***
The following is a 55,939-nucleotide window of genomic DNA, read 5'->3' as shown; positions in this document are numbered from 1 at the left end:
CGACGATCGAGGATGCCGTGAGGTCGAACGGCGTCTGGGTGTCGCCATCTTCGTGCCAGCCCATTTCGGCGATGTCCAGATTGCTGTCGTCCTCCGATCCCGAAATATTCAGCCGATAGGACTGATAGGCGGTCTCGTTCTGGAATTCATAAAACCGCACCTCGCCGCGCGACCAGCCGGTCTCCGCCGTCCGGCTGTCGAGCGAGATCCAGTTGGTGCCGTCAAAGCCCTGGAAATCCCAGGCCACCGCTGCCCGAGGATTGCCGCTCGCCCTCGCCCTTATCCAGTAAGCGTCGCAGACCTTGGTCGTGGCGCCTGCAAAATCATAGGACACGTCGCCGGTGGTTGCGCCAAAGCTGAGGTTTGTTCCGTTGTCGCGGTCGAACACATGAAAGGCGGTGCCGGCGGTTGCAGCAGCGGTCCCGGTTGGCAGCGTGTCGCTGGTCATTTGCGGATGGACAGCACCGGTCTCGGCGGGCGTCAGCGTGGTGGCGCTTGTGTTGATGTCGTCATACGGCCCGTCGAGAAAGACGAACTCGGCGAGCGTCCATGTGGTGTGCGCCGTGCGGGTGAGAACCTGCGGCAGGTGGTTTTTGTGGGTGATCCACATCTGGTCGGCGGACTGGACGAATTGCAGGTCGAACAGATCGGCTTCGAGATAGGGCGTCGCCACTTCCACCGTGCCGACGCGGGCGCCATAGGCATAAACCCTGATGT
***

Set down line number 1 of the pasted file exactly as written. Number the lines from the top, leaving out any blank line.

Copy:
The following is a 55,939-nucleotide window of genomic DNA, read 5'->3' as shown; positions in this document are numbered from 1 at the left end: